Firefighters More Likely to Die from Cardiac Arrest Than Any Other Cause: Hear Dennis’ Lifesaving Story
The American Heart Association recently reported that cardiovascular disease impacts nearly half of all American adults. What you might not know is that the risk is exponentially higher within the firefighter community.
Firefighters face many risks on a day-to-day basis, and their profession is recognized as one of the most dangerous in the country. However, firefighter deaths are more likely to stem from cardiac arrest than from any other cause. In fact, a recent study showed that 82 percent of those who died in the line of duty had evidence of coronary heart disease or enlarged hearts – which is contrary to what you may expect given the physical demands of the job.
Despite firefighters being at a higher risk for cardiac-related death, some of the factors that lead them there are similar across the U.S. In fact, the CDC reports that 47 percent of Americans have at least one of the three biggest risk factors, including high cholesterol levels, high blood pressure and smoking. If more people understand these risks, then more people may reach out to their physician when they experience them.
Let’s look at Dennis as an example.
Dennis, a firefighter from Arizona, started experiencing shortness of breath and fatigue during his regular work duties. Initially, his doctor diagnosed him with asthma, but his symptoms persisted. Dennis shrugged it off as part of getting older until a routine physical picked up an irregularity. He was sent to Biltmore Cardiology for a cardiac consult and received a Coronary Computed Tomography Angiogram (CCTA) scan where more than 30 percent stenosis was detected. His physician then ordered the non-invasive HeartFlow Analysis, which showed a significant coronary blockage.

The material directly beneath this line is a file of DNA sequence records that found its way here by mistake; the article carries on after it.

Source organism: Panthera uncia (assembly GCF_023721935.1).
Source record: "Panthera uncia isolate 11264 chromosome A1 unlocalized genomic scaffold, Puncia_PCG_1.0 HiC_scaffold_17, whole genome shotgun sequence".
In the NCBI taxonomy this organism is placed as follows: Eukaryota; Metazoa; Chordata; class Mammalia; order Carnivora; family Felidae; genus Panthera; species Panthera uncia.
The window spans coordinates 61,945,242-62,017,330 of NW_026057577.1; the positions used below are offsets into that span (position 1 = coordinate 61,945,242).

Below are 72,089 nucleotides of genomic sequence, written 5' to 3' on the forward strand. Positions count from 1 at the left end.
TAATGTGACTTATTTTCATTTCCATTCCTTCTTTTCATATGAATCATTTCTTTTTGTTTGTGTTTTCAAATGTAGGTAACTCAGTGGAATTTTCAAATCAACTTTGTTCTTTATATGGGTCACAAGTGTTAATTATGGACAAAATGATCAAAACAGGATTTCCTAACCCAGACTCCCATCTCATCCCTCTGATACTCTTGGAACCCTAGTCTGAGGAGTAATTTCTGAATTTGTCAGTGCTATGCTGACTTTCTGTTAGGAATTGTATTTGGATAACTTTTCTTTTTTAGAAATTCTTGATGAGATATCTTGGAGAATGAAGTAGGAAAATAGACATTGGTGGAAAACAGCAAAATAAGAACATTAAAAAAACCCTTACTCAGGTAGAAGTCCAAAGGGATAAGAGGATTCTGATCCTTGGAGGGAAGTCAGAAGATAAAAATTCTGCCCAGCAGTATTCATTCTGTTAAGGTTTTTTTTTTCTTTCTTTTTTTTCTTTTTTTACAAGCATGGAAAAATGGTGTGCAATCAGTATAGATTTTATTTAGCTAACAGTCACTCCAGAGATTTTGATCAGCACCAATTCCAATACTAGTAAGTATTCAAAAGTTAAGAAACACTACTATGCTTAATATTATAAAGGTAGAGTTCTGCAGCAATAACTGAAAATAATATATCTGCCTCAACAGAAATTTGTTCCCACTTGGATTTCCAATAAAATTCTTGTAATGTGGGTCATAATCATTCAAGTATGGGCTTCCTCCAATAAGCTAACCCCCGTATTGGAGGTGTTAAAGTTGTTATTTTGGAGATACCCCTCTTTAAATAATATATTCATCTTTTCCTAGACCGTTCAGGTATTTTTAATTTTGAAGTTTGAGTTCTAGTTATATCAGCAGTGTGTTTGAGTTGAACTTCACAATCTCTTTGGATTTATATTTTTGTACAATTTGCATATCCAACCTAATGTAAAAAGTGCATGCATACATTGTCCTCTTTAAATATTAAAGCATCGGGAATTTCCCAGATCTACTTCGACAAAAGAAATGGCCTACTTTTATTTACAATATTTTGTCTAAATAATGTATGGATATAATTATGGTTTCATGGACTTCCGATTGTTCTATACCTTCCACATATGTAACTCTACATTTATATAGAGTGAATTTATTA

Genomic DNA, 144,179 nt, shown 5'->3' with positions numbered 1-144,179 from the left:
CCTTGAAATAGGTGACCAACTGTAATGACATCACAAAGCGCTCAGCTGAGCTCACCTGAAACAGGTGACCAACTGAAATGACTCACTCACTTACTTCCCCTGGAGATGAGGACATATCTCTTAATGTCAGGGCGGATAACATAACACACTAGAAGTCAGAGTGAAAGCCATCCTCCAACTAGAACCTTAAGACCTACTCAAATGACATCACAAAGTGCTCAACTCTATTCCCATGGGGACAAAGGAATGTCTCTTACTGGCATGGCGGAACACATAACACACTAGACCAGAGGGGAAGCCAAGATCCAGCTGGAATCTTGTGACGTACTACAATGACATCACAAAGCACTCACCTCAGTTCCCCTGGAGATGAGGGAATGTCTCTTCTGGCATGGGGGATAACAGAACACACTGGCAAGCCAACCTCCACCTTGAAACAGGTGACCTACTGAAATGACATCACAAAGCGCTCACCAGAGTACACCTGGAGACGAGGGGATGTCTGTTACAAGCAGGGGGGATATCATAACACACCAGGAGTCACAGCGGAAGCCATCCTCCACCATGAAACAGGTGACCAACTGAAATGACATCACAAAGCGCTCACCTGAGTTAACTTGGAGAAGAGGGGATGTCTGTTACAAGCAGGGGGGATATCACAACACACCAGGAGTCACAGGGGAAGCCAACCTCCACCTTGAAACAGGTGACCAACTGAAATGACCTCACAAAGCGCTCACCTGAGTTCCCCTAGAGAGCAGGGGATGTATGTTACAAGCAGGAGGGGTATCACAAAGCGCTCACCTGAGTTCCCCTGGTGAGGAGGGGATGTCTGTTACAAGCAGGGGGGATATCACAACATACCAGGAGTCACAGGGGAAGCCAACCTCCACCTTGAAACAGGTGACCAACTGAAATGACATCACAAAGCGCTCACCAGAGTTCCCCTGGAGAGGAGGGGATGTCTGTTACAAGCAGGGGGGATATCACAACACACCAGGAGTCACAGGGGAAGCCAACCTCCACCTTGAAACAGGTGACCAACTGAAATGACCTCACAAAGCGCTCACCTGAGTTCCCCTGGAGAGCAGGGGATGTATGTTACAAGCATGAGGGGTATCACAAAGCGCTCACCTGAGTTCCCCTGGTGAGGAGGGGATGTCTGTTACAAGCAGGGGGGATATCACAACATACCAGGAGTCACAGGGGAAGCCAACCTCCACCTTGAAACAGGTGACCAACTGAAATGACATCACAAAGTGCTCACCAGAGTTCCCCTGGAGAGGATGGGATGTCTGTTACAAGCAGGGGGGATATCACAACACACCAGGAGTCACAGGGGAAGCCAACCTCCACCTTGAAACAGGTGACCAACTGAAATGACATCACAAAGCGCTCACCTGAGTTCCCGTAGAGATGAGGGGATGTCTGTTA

Hear his story in this heartwarming patient video:
What You Can Do
Thinking your symptoms of coronary artery disease are signs of something else is not uncommon, however it can be risky to ignore. Over time, the issues intensify, and if not treated, can be deadly. If you are experiencing changes in your health, talk to your physician and know that there are non-invasive solutions available that can help provide clarity.
Dennis is now one of more than 100,000 patients whose lives have been impacted with the HeartFlow Analysis to date. We are proud to have served these patients and the physicians who use it to help guide their diagnosis and treatment decisions.
To better understand risk factors and ways to prioritize your health, read our blog post here. To learn more about The HeartFlow Analysis, click here. See a preview of what a 3D HeartFlow Analysis can look like on mobile here (for iOS only) or desktop here.